He was a bit far away so she couldn’t hear him. However, Dad looked at Maomao and the other two while shaking his head.

“Only three people can come in,” he said.


If it was three people, then the ones left out would be Maomao and the others. The two court physicians were required, and they also wanted to leave the escort just in case.

“Or rather, don’t bring the female children, it seems he said. If it were someone else, it would have been fine.”

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Will we have to wait in the corridor? she asked, crestfallen.

“You are experienced with shopping, right? Why don’t you go outside to buy other things for us?” The court physician handed a piece of paper and some money to Maomao. The court physicians’ favourite treats were written down. The paper was crammed with writing and there was a considerable sum of money too. “You can buy whatever you like if there’s change leftover. Candy sculptures are fine too. Come back in a dual hour.”


This court physician was always angry, but it seems he didn’t forget about awarding sweets. It seems he clearly saw that Yao was interested in the street stalls.

“You know how to use money properly at least, right?” As if she couldn’t stand that Maomao was the one who got the money, Yao charged at her.

(Does she even know what she means by saying that?)

In other words, this young lady revealed that she didn’t know how to use money. As if she had learned about it recently, she was a little proud.

Behind Yao, En’en’s eyes were sparkling. “Isn’t our young lady adorable?” her eyes said.

Yao was complaining that Maomao was carrying the money. That said, she didn’t feel at ease to pass it to Yao, so she handed it to En’en instead.

Yao looked somewhat dissatisfied, but it seems she didn’t oppose leaving the wallet to En’en.




“Shall we start with the steamed buns?”

As the money was now in her hands, En’en naturally started to split up the sums.

When Maomao peeked at the piece of paper and saw the name of the shop indicated, she contorted her expression.

“What’s wrong?” Yao asked.

“This shop always sells out at noon.” Maomao pointed in the direction of the shop.

“Yao-sama, that’s how it is.” En’en was quick to read the atmosphere.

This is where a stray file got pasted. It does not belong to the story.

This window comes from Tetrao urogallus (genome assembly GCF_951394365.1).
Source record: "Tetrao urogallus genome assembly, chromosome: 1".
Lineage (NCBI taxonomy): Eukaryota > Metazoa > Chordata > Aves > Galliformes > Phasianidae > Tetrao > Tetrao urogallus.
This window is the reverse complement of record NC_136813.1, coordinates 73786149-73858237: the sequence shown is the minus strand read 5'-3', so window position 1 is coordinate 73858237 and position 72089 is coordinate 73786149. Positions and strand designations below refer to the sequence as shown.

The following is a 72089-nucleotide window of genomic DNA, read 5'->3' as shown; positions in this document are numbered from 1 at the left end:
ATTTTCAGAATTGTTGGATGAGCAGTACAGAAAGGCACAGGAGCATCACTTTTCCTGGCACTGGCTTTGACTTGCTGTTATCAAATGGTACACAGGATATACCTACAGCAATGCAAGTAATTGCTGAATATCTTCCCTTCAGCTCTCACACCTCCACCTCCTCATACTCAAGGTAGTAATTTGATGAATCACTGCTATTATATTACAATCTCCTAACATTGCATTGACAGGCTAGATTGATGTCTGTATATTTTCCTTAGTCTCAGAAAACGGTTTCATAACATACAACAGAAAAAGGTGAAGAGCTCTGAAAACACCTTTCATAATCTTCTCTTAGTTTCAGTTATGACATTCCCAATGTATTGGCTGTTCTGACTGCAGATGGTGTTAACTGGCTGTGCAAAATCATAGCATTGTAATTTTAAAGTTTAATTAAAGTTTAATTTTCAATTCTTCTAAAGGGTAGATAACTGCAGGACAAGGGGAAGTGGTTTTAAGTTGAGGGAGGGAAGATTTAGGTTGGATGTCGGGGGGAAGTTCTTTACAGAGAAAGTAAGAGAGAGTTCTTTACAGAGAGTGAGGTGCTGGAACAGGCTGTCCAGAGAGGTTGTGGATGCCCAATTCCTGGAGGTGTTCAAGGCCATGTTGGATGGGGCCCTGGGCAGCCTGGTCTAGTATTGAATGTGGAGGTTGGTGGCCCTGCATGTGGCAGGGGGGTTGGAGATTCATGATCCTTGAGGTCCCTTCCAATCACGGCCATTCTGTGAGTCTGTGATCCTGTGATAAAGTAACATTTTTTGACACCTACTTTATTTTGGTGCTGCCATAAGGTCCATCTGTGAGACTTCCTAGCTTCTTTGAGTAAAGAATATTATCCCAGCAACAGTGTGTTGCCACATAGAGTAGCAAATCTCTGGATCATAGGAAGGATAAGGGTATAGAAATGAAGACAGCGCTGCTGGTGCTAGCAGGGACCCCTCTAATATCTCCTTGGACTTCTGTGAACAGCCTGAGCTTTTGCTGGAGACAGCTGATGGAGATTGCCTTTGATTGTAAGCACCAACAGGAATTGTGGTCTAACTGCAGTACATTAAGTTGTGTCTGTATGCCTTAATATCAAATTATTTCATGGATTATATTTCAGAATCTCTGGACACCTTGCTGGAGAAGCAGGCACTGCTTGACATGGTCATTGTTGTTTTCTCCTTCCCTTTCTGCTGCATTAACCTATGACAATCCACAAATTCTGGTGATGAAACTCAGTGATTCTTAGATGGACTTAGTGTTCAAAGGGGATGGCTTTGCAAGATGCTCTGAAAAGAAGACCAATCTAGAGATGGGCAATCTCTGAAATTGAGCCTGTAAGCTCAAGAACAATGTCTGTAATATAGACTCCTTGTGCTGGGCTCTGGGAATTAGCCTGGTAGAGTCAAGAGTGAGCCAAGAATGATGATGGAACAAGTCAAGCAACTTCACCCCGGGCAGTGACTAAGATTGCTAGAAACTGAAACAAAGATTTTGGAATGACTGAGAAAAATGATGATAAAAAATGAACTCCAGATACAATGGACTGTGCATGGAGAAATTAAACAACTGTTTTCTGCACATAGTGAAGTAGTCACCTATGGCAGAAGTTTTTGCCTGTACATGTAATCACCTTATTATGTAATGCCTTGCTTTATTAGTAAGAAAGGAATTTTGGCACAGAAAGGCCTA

“Eh? Eh?”

Maomao tugged the hand of the lost Yao. En’en too.

“Once it’s sold out, our evaluation will go down,” Maomao said.

And Yao shuddered. “Let’s hurry up.”

The three of them dashed all the way to the steamed bun shop.




Strolling idly on the main street—what a naïve thought.

Maomao, Yao and En’en sighed deeply under the shade of a willow tree.

“Court physicians get paid so well, don’t they—”

Maomao looked at the mountain of pastry packages. To some degree, it was a statement that was rich with sarcasm.

“There are a lot of fresh sweets, but can they finish them all?”

They visited multiple shops and got their hands on a large volume of sweets. Was the money leftover their tip?

“….” Yao was not used to running, so tired it seems she couldn’t make a sound. En’en tactfully went to buy fruit juice from a street stall and passed it to her.

The sweets they bought were all from famous shops. They were commonly procured at Rokushoukan. To have left the money in Maomao’s custody, the court physician must have known that she knew a lot of those shops.

“I think we’ve bought enough, though.” En’en sqinted at the piece of paper.

There was one more name written at the end.

“Ahhh, this place, huh.” Maomao dropped her shoulders. It was located quite far off, so she didn’t really want to walk.

“I don’t think it’s sold out, but. We still have half-a-dual hour left too.” She peered at Yao.

“I’m good.” Yao looked lively as she had drunk up the fruit juice.

Maomao and En’en exchanged glances and tilted their heads. What should we do?

“En’en. What’s with that attitude?” Yao said.

“No, Yao-sama. I won’t ask for the impossible.”

“I’m going! I’m going, okay!”


Though En’en was expressionless, she was probably be thinking, “A bluffing milady, so cute.” From the back, Maomao could see her shapely backside was sashaying playfully.